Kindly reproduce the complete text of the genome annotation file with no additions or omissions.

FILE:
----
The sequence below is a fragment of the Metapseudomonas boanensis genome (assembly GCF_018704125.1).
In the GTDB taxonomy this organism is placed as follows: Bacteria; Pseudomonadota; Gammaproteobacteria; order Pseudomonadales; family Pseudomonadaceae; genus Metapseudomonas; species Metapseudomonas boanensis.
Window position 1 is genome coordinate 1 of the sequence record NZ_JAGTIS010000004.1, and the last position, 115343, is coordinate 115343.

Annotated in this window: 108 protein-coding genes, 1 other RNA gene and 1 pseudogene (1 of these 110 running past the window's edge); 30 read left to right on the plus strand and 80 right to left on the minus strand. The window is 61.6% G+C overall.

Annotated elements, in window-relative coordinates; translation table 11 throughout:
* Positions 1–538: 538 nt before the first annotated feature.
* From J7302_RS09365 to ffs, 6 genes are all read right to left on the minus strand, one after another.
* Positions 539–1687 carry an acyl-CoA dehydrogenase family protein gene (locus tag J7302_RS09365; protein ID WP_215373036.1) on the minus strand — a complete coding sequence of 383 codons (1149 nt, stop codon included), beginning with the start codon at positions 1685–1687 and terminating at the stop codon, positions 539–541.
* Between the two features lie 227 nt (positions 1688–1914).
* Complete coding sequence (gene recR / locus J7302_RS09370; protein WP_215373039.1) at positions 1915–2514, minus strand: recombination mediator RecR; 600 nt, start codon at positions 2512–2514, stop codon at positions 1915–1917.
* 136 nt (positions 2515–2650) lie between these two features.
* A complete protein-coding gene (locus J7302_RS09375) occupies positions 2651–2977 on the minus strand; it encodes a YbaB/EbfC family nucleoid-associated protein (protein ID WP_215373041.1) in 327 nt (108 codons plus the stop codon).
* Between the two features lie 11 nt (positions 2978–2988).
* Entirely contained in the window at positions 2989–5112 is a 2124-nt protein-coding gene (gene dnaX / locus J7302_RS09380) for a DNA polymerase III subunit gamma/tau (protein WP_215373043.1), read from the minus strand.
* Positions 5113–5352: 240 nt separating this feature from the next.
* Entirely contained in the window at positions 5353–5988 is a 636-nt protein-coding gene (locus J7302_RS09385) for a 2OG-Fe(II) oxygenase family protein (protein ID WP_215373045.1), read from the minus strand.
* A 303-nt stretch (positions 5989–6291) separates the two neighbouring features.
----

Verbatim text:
The sequence below is a fragment of the Metapseudomonas boanensis genome (assembly GCF_018704125.1).
In the GTDB taxonomy this organism is placed as follows: Bacteria; Pseudomonadota; Gammaproteobacteria; order Pseudomonadales; family Pseudomonadaceae; genus Metapseudomonas; species Metapseudomonas boanensis.
Window position 1 is genome coordinate 1 of the sequence record NZ_JAGTIS010000004.1, and the last position, 115343, is coordinate 115343.

Annotated in this window: 108 protein-coding genes, 1 other RNA gene and 1 pseudogene (1 of these 110 running past the window's edge); 30 read left to right on the plus strand and 80 right to left on the minus strand. The window is 61.6% G+C overall.

Annotated elements, in window-relative coordinates; translation table 11 throughout:
* Positions 1–538: 538 nt before the first annotated feature.
* From J7302_RS09365 to ffs, 6 genes are all read right to left on the minus strand, one after another.
* Positions 539–1687 carry an acyl-CoA dehydrogenase family protein gene (locus tag J7302_RS09365; protein ID WP_215373036.1) on the minus strand — a complete coding sequence of 383 codons (1149 nt, stop codon included), beginning with the start codon at positions 1685–1687 and terminating at the stop codon, positions 539–541.
* Between the two features lie 227 nt (positions 1688–1914).
* Complete coding sequence (gene recR / locus J7302_RS09370; protein WP_215373039.1) at positions 1915–2514, minus strand: recombination mediator RecR; 600 nt, start codon at positions 2512–2514, stop codon at positions 1915–1917.
* 136 nt (positions 2515–2650) lie between these two features.
* A complete protein-coding gene (locus J7302_RS09375) occupies positions 2651–2977 on the minus strand; it encodes a YbaB/EbfC family nucleoid-associated protein (protein ID WP_215373041.1) in 327 nt (108 codons plus the stop codon).
* Between the two features lie 11 nt (positions 2978–2988).
* Entirely contained in the window at positions 2989–5112 is a 2124-nt protein-coding gene (gene dnaX / locus J7302_RS09380) for a DNA polymerase III subunit gamma/tau (protein WP_215373043.1), read from the minus strand.
* Positions 5113–5352: 240 nt separating this feature from the next.
* Entirely contained in the window at positions 5353–5988 is a 636-nt protein-coding gene (locus J7302_RS09385) for a 2OG-Fe(II) oxygenase family protein (protein ID WP_215373045.1), read from the minus strand.
* A 303-nt stretch (positions 5989–6291) separates the two neighbouring features.